Here are 6 things that you should negotiate on.  I'll be honest with you, I didn't think you could negotiate the price on some of these items.  Think about the money you could save.

#1.)  Credit Card Rates. After the economy tanked in 2008, and the credit card reform bill went into effect in February of last year, it was a lot harder to get a good rate on a new credit card.

--But in the third quarter of last year, 1.2 billion credit card offers were mailed out, which is three times the number sent out in the third quarter of 2009.

--And since there's more competition now, credit card companies are more likely to give you a better rate, because they want your business.  All you have to do is say you have another offer at a lower rate, and ask them to beat it.

--According to a study done a few years ago by the U.S. Public Interest Research Group, more than half of the people who ask for a lower rate get one.  And their average APR drops from 16% to 10.5%.

 

 

#2.)  Mortgage Rates. Mortgage lending is a lot harder than it used to be, so lenders are more willing to reduce certain fees, or even waive them completely.

--So the best thing to do is compare the rates at a few different mortgage lenders, then ask each one to beat the best price you found.  And you can spend less out-of-pocket money if you ask for discounts on all the fees they make you pay up front.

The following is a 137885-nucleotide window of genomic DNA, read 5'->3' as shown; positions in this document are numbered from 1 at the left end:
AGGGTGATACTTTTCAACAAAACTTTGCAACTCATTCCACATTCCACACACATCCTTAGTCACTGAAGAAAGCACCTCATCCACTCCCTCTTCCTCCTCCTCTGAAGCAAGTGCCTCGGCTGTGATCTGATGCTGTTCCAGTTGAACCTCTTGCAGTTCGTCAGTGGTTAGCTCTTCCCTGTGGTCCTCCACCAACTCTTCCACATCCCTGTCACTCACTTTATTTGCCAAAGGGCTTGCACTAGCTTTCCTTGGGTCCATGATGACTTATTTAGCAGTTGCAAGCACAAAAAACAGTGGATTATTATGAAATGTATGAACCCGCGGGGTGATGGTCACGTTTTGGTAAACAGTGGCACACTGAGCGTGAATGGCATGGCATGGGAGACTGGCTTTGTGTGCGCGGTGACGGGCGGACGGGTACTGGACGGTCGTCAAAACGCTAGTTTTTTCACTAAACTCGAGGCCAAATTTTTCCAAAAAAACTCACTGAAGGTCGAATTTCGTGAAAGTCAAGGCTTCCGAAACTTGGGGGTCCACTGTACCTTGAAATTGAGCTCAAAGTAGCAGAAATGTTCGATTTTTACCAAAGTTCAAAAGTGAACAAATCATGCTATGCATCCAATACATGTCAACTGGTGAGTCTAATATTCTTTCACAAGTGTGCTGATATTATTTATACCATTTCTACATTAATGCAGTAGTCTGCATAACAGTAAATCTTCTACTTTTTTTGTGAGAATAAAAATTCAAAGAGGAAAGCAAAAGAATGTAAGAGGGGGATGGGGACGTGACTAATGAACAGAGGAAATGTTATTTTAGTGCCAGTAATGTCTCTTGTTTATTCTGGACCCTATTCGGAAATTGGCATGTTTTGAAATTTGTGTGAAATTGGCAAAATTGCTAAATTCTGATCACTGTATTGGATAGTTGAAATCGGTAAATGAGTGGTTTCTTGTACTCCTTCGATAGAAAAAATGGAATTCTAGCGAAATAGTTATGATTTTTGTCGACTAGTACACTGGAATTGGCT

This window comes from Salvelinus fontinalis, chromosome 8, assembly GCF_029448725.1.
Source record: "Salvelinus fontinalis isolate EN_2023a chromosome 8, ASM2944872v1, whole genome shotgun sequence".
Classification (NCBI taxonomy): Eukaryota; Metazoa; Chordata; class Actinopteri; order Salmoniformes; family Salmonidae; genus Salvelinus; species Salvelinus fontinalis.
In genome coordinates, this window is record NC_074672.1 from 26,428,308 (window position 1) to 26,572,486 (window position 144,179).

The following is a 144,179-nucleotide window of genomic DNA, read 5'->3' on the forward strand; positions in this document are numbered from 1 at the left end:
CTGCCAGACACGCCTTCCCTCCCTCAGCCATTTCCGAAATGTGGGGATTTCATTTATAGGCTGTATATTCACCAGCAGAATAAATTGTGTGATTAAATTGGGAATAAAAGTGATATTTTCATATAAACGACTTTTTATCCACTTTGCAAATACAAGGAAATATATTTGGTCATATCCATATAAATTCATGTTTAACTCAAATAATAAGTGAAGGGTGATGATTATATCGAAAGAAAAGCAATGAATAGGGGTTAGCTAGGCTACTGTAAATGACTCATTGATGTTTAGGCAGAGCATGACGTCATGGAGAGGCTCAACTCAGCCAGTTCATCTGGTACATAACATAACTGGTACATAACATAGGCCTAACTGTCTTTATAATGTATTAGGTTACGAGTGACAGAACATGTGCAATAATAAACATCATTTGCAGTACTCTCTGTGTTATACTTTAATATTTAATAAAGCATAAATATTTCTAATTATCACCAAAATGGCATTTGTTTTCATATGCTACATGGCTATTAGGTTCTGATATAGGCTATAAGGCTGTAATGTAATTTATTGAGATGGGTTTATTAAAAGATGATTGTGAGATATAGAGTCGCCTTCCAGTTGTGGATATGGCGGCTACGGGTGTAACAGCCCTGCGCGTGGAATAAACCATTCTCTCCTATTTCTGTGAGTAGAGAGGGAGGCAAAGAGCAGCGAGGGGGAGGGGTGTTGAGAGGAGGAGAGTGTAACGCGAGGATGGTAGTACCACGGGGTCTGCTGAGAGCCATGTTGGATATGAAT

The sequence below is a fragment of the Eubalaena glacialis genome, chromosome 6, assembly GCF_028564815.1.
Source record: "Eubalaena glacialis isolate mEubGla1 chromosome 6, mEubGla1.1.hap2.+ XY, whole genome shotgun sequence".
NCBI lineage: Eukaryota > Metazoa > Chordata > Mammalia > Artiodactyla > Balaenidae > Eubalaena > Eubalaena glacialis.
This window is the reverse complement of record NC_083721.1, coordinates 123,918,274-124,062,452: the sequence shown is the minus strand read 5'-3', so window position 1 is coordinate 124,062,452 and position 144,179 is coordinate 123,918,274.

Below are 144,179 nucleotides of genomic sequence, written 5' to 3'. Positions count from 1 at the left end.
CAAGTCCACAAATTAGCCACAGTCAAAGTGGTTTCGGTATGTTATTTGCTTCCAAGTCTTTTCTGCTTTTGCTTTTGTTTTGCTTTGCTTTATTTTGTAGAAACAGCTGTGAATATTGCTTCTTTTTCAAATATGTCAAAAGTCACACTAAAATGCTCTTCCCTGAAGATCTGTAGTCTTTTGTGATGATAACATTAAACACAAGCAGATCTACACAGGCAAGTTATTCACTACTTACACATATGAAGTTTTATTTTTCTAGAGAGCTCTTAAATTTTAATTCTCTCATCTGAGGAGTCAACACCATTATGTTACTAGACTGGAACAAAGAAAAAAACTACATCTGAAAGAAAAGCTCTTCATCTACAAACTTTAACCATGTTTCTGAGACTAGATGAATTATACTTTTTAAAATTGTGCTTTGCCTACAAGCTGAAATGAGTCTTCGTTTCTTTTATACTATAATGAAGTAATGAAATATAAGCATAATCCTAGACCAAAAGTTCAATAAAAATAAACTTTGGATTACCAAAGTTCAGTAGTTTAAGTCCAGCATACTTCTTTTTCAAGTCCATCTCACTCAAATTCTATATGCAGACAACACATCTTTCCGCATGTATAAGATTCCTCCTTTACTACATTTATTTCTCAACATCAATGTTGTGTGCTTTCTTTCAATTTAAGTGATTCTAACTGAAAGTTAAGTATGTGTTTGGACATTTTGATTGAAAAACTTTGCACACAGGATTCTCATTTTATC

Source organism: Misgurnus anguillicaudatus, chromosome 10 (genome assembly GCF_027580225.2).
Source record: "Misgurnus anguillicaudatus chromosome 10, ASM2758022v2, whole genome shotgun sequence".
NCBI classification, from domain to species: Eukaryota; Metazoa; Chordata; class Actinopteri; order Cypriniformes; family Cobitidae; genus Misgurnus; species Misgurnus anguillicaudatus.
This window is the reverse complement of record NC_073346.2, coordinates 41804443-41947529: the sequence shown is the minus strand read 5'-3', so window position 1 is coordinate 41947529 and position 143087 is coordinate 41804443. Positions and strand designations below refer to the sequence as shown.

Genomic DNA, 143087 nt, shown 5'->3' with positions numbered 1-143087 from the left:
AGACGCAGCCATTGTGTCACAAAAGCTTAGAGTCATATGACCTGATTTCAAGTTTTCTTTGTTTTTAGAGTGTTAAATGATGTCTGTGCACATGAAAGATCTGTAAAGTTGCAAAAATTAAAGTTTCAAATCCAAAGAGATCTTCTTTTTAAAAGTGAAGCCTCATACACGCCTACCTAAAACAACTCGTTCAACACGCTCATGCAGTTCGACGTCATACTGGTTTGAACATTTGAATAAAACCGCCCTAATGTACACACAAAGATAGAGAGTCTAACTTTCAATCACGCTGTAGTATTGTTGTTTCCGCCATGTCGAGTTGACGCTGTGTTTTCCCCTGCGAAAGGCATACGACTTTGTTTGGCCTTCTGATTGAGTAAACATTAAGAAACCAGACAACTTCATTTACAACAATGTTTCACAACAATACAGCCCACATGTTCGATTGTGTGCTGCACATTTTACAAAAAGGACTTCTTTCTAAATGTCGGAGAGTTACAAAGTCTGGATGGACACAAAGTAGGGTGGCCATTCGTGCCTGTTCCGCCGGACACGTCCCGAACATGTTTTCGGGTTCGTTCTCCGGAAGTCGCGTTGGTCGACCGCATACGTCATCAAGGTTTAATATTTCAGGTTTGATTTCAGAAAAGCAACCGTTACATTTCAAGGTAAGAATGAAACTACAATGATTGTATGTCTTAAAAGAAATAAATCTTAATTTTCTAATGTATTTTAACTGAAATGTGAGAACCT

#3.)  Home Improvements. According to the executive director of Consumer Reports, business is still slow for contractors, and they're willing to do more work for less money.

--In a survey done last year, 80% of contractors said they were willing to lower their prices to get a job, compared to 43% in 2008.  Of that 80%, half were willing to drop their prices by 10%, and almost one-quarter said they'd drop prices by 20%.

 

 

 

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#4.)  Major Appliances.According to a study by Consumer Reports, 75% of shoppers get a better deal if they negotiate the price on appliances, and the average savings is around $100 per appliance.

--But don't go in the middle of the day when it's busy.  If other customers can overhear you, the manager is less likely to offer a good deal because he'd have to offer it to everyone else who asked too.

--And if they won't budge on the price, you can still negotiate a better deal by asking for free delivery.

 

 

#5.)  Medical Tests and Procedures. The price varies depending on where you go.  For example, a recent study revealed that having an MRI done on your knee in Washington D.C. costs between $400 and $1,500 depending on where you go.

--And if you know what one hospital charges, you can use that to negotiate a better deal with another hospital.  Sometimes, you can save 50%.

 

 

#6.)  New Cars. Negotiating the price of a car isn't just acceptable, it's expected.  And you can save over a thousand dollars on a new car if you do it right.

--All you have to do is shop around and find the best deal you can, then ask dealerships to beat it.

--And instead of negotiating down from the sticker price, ask what the INVOICE price is . . . which is the price the dealer paid for it . . . then negotiate UP.  You can find the invoice price for most new cars at the website Edmunds.com.

 

 

(CBSMoneyWatch.com)